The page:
Thompson said that industry groups have been calling for years for the FDA to define how it plans to regulate a category of software called clinical decision support. This broadly refers to tools to help doctors with diagnoses and treatment decisions.
In addition to health IT start-ups, many of the largest technology companies are entering this area with machine learning applications to detect signs of disease from mounds of medical data and images. IBM has made a huge bet on its Watson technology for hospitals, while Alphabet could bring its DeepMind technology to the U.S.
The FDA first announced plans to publish a guidance document in 2011. The 21st Century Cures Act said that software, if intended to help maintain a healthy lifestyle, is generally outside the scope of regulation. Gottlieb promised that the FDA will provide more specific guidelines.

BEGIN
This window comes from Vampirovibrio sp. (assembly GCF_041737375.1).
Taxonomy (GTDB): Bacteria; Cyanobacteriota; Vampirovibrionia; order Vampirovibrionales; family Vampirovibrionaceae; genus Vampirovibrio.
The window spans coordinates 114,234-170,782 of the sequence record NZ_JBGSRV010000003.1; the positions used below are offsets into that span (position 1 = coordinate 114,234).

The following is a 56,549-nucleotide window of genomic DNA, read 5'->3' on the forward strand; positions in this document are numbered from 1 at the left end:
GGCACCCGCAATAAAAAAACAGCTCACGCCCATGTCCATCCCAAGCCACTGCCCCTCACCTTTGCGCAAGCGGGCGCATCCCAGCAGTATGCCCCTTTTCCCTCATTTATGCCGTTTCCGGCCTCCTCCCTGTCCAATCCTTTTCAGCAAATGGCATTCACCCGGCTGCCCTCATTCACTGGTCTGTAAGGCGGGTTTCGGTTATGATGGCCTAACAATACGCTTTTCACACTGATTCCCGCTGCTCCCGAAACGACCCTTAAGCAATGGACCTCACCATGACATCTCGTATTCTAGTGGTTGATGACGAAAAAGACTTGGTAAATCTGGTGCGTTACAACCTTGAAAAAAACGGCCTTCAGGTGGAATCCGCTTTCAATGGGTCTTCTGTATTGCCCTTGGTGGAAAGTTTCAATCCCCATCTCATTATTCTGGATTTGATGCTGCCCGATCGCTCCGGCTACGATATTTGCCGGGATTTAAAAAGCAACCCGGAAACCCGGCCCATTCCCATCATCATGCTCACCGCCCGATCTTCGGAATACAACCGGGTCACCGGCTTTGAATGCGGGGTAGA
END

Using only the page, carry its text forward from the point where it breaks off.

Gottlieb also said the FDA is looking at supporting developers of lower risk digital health products in order to “reduce the time and cost of market entry.”
If the agency gets it right, start-ups will really benefit, said Thompson.
“We have been waiting for this for a long, long time,” he said.
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